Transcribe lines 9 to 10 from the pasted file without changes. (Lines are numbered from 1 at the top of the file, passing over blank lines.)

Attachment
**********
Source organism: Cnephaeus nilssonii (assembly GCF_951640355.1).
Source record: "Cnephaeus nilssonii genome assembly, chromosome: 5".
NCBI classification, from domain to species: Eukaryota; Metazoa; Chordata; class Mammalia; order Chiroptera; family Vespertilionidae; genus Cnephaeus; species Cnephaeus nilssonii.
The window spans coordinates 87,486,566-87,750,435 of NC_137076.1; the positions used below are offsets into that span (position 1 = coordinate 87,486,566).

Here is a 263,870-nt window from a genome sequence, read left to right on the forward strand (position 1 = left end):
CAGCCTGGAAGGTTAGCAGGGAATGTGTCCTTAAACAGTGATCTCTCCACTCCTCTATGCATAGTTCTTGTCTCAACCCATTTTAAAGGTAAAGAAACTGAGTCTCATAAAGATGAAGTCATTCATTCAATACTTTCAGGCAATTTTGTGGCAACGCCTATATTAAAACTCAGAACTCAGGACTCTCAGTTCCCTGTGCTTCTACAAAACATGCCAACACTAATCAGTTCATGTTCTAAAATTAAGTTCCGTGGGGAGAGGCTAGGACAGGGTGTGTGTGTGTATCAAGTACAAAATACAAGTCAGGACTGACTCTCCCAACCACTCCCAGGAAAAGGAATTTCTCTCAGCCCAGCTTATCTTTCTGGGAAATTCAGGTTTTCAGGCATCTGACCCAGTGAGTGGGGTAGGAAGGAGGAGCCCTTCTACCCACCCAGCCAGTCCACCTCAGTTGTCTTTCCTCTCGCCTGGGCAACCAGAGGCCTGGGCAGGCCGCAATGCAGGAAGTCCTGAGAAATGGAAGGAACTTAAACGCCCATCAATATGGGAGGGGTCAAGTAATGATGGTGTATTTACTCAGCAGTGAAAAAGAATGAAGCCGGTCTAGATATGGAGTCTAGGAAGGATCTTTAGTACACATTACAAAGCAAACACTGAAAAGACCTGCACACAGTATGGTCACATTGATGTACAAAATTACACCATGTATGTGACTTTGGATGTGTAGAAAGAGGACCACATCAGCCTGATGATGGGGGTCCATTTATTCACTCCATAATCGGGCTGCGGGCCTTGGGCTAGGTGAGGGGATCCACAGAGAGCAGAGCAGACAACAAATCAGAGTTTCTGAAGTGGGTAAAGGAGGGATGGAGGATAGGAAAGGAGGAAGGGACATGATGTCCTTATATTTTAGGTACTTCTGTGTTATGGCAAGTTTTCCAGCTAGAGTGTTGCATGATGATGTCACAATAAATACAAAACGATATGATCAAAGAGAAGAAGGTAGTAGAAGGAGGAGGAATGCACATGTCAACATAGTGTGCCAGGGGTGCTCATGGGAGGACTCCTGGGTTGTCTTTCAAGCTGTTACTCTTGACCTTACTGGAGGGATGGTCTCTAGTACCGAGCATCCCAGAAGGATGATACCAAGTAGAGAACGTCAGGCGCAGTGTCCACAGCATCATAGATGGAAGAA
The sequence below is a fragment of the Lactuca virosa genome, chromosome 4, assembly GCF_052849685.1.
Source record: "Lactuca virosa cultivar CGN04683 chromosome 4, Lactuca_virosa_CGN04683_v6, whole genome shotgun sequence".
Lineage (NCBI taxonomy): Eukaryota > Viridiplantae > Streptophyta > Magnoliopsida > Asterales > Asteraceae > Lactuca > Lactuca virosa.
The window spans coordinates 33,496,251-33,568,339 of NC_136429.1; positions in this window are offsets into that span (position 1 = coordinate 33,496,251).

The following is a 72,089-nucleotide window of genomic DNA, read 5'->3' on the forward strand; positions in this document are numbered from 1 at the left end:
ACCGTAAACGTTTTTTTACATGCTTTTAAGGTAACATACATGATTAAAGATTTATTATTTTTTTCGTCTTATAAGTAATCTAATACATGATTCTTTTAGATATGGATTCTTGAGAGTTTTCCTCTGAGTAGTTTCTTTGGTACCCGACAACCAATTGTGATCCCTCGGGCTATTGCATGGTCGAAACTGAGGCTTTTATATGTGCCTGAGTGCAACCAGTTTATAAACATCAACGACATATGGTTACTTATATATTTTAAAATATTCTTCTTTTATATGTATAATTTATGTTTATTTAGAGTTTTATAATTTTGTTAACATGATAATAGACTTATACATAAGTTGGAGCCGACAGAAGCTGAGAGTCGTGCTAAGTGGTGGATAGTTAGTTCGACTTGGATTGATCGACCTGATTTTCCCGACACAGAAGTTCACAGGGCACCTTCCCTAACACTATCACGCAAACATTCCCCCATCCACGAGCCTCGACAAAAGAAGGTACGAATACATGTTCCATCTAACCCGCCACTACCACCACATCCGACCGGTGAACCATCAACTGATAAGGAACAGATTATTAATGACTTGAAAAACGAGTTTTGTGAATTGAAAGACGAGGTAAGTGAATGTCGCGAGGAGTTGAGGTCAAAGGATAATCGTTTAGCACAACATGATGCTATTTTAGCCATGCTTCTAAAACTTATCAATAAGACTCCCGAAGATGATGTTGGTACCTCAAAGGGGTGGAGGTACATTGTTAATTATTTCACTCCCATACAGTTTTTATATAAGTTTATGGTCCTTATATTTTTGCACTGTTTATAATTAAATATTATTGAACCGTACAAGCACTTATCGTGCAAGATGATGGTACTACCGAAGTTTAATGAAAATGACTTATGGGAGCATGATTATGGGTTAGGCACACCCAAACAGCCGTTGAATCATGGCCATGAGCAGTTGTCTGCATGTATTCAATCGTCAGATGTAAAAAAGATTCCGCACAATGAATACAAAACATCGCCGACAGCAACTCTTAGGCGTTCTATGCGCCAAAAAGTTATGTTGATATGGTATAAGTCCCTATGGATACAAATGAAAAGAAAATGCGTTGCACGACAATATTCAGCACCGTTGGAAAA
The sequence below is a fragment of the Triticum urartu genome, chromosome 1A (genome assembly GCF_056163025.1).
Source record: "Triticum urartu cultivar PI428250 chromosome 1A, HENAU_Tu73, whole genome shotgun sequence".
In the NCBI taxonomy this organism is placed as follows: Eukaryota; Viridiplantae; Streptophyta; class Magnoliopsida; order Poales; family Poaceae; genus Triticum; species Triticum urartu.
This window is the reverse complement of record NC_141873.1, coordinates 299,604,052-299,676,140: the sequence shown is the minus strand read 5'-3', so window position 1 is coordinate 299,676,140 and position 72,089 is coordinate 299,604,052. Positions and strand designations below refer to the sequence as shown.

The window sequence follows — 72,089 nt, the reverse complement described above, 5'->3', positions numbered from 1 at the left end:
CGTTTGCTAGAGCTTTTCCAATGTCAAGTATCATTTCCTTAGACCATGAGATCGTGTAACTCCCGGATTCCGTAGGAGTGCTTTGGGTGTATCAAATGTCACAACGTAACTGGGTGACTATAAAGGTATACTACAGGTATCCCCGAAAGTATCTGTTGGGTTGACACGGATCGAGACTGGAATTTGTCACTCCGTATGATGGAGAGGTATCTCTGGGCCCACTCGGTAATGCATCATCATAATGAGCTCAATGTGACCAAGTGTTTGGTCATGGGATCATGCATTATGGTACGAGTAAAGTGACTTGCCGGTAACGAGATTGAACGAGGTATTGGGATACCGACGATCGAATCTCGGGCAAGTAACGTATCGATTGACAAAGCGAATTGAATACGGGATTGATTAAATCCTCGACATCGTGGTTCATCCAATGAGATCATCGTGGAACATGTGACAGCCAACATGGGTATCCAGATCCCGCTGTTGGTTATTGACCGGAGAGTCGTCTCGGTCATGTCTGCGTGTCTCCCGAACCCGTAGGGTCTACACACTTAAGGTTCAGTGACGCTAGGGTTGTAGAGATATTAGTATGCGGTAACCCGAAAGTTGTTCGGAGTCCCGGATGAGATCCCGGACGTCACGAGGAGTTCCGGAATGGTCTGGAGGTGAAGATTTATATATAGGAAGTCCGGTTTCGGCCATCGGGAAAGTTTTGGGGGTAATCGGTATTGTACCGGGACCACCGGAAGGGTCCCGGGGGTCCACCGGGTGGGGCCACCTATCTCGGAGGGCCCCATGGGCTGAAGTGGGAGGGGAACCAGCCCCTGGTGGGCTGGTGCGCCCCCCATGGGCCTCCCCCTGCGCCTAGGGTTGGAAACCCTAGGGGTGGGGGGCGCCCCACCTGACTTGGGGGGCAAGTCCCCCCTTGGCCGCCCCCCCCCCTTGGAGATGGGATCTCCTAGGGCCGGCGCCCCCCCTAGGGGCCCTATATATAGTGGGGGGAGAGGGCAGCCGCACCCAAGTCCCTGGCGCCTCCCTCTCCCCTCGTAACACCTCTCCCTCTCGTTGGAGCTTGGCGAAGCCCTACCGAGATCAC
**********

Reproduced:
Lineage (NCBI taxonomy): Eukaryota > Viridiplantae > Streptophyta > Magnoliopsida > Asterales > Asteraceae > Lactuca > Lactuca virosa.
The window spans coordinates 33,496,251-33,568,339 of NC_136429.1; positions in this window are offsets into that span (position 1 = coordinate 33,496,251).